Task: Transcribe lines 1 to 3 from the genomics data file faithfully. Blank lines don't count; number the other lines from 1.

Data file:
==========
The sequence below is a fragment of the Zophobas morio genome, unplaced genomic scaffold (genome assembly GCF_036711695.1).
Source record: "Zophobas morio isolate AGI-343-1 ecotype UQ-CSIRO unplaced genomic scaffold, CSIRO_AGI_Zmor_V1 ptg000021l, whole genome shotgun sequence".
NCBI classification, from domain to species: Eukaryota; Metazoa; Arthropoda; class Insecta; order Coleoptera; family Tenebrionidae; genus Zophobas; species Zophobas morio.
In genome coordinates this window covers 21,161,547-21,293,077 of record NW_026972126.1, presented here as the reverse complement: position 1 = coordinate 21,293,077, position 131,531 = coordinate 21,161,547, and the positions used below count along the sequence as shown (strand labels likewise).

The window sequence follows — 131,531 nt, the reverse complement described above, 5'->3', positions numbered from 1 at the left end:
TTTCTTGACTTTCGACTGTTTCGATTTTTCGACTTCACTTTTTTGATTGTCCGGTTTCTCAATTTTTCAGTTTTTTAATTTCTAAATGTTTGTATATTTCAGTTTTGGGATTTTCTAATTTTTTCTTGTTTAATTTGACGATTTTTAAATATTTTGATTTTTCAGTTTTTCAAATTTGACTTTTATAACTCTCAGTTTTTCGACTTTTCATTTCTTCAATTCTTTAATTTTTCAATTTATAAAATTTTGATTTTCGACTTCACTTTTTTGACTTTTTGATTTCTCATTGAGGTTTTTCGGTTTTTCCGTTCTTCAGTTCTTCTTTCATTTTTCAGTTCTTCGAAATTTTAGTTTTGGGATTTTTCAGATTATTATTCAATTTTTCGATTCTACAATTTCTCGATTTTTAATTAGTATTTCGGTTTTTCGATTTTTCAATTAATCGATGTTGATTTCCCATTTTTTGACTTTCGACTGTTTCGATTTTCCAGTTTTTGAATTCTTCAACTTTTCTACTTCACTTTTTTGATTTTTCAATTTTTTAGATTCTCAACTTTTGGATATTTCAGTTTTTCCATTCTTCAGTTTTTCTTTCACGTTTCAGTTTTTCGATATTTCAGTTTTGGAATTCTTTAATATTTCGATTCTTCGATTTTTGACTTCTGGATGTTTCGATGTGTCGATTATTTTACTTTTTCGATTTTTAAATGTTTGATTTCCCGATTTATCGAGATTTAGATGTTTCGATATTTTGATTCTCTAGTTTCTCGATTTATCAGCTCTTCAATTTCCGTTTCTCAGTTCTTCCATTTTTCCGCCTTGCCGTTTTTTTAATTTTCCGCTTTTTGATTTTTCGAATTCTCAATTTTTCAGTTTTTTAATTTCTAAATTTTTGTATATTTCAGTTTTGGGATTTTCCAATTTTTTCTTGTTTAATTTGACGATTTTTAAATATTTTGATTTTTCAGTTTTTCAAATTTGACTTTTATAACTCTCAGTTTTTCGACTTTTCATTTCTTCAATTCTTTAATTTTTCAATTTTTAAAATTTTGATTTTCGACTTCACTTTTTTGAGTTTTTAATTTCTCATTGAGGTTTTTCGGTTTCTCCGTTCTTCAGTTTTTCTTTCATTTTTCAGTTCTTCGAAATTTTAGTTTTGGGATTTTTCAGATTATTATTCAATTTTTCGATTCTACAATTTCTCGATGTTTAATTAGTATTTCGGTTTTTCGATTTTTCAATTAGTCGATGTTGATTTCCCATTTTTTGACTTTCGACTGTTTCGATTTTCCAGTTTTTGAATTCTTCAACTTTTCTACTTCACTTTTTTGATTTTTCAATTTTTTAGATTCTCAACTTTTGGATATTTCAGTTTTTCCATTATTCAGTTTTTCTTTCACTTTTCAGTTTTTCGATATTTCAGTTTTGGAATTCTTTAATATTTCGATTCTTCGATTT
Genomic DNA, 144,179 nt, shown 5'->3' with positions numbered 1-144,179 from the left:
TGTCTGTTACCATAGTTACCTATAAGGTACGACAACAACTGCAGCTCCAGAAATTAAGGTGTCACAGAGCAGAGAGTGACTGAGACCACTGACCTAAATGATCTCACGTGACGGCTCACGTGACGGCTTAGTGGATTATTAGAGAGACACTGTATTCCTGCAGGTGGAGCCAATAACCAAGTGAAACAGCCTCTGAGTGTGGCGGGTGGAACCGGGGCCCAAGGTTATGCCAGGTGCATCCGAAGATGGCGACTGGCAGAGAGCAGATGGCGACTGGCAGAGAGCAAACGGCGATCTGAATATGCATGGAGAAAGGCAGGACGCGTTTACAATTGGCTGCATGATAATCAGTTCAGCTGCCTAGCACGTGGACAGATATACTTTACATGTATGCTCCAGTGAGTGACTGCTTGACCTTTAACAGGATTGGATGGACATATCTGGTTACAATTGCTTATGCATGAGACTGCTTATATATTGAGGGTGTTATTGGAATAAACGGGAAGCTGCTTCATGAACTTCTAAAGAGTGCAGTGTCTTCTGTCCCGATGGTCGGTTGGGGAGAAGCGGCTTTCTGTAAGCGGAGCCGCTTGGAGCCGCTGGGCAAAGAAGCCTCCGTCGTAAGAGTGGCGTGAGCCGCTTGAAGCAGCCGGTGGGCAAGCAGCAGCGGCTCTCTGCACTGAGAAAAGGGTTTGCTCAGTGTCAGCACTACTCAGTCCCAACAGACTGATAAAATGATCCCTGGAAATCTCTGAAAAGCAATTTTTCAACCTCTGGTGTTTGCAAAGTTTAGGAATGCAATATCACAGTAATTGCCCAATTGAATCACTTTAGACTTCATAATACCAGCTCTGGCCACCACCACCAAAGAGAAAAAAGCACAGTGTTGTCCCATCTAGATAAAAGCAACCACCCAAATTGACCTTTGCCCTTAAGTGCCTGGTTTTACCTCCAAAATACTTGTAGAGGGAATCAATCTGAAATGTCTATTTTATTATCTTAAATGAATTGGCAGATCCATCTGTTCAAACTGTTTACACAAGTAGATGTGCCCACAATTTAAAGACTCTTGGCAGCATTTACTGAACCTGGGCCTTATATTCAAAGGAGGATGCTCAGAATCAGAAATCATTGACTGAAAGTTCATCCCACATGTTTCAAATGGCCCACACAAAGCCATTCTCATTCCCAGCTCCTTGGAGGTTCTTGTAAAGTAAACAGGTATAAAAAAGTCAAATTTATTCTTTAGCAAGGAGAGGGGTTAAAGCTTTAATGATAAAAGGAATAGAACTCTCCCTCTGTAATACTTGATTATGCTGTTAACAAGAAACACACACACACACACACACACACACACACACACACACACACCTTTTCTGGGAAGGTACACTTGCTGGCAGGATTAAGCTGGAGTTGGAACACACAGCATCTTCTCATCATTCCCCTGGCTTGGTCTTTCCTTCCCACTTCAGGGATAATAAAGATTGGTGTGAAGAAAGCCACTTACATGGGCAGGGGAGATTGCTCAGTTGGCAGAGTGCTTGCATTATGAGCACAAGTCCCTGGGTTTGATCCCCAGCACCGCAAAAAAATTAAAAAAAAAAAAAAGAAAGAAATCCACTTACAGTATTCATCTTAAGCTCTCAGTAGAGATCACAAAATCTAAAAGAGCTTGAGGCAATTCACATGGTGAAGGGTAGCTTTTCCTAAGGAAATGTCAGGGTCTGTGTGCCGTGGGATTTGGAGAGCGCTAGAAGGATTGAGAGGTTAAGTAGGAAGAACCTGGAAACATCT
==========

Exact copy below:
The sequence below is a fragment of the Zophobas morio genome, unplaced genomic scaffold (genome assembly GCF_036711695.1).
Source record: "Zophobas morio isolate AGI-343-1 ecotype UQ-CSIRO unplaced genomic scaffold, CSIRO_AGI_Zmor_V1 ptg000021l, whole genome shotgun sequence".
NCBI classification, from domain to species: Eukaryota; Metazoa; Arthropoda; class Insecta; order Coleoptera; family Tenebrionidae; genus Zophobas; species Zophobas morio.